Legislative Updates

July 10, 2018

MPA Represents Psychologists at a Community Planning Meeting

Representatives from MPA (Bruce Bobbitt, Robin McLeod, Trisha Stark, and Matt Syzdek) met for a full day retreat as part of a community planning meeting. The meeting was hosted by the Minnesota Mental Health Legislative Network, and a Department of Human Services workgroup known as the Mental Health Services Improvement Workgroup.

MPA is a member of both groups. The retreat occurred to plan for joint legislative advocacy over the next several years, something akin to the Minnesota Mental Health Action Group, a coalition of individuals and groups that helped develop and pass significant mental health legislation in 2007.

For the retreat, attendees were provided with a compendium of past recommendations for mental health, produced by a variety of groups including the Governor’s Task Force on Mental Health (2016), the Rural Advisory Committee’s Report on Mental Health and Primary Care (2005), the Chemical and Mental Health Services Transformation Advisory Task Force (2010), the State Advisory Council Report to the Governor and Legislature (2012, 2014, 2016, 2018), and the Mental Health Acute Care Needs Report (2009). With so many sources of recommendations, the retreat group did not want to reinvent the wheel. These reports were reviewed to identify recommendations that have been completed, and those that are still of concern. It was heartening to note that progress had been made on many fronts, but there still is important work to be done.

For the retreat, attendees selected three workgroups to attend. Workgroups included 1) funding, parity, and network adequacy; 2) grants for children’s services; 3) community services for individuals with severe mental illness 4) adult mental health grants; 5) housing issues for individuals with mental illness; 6) employment and education 7) needs for intensive services; 8) mental health concerns in the criminal justice system; and, 9) workforce issues.

The group acknowledged two working groups that are continuing to work on important issues. A community effort looking at changes to the civil commitment law will continue. This group includes a broad representation of stakeholders including families, consumers, providers, advocacy groups, law enforcement, and courts. This group is making recommendations that will address barriers and challenges in the civil commitment system and in correctional settings such as jails. The intent is to ensure services for individuals who need them while being sensitive to their rights. The group put forward legislation this past session but it did not make it through the legislative process. MPA has several representatives attending this civil commitment workgroup. The second working group is for Psychiatric Residential Treatment Facilities (PRTFs) that provide a more intensive level of care than children’s residential services. Changes have been made in previous legislative sessions to implement PRTFs, but some of the funding and service guidelines need further specification. This group has also been challenged by communities refusing to allow these facilities in their neighborhoods, citing various concerns about the implications for the community.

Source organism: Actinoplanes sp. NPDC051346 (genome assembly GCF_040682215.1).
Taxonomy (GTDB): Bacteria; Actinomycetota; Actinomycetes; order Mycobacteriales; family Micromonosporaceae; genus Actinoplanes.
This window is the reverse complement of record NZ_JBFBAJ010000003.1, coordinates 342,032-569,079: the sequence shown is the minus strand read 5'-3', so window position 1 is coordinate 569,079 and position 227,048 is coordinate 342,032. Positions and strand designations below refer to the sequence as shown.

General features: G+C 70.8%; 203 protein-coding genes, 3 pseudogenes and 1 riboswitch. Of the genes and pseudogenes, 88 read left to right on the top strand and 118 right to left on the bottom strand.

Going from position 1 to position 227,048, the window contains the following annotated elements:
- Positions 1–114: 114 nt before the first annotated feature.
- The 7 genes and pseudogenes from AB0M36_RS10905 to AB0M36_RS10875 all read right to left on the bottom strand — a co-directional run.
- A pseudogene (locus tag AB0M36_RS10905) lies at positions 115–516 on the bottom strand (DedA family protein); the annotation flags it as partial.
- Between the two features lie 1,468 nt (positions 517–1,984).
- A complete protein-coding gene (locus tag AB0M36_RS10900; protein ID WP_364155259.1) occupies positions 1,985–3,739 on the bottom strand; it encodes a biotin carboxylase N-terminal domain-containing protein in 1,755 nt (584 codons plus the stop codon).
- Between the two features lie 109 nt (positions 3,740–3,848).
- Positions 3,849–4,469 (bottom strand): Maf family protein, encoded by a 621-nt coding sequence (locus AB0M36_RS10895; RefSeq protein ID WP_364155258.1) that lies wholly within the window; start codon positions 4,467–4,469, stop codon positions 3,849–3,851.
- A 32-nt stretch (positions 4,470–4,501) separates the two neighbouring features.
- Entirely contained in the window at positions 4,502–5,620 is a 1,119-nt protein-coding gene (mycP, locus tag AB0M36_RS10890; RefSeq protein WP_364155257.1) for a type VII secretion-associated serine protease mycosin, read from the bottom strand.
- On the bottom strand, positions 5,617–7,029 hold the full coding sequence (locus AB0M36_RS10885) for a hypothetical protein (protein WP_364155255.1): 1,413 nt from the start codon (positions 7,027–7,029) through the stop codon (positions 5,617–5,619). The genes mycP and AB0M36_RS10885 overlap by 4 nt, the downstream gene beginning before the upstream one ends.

The retreat touched on several issues of interest to psychology.

  • A core need is to ensure that parity guidelines are being followed in Minnesota. A recent Milliman report calls into question a number of parity issues. Discussions during the retreat included network adequacy issues for mental health as compared with physical health, lower payment rates as a parity issue, and concerns about the time it takes to receive services for mental health as opposed to physical health services.
  • The retreat reviewed the need for common uniform standards for documents, especially having a standardized procedure and documentation requited for the prior authorization process with payers.
  • One of the small groups spoke about the importance of creating payment mechanisms for culturally-based healing strategies.
  • The need to increase school-linked mental health services in which community-based organizations come into schools and provide mental health services was acknowledged  as a powerful strategy that needs to be expanded.
  • The need to expand housing with supports was identified as an ongoing issue.
  • The group was informed of recent additional opportunities from SAMHSA to expand Comprehensive Community Behavioral Health Centers.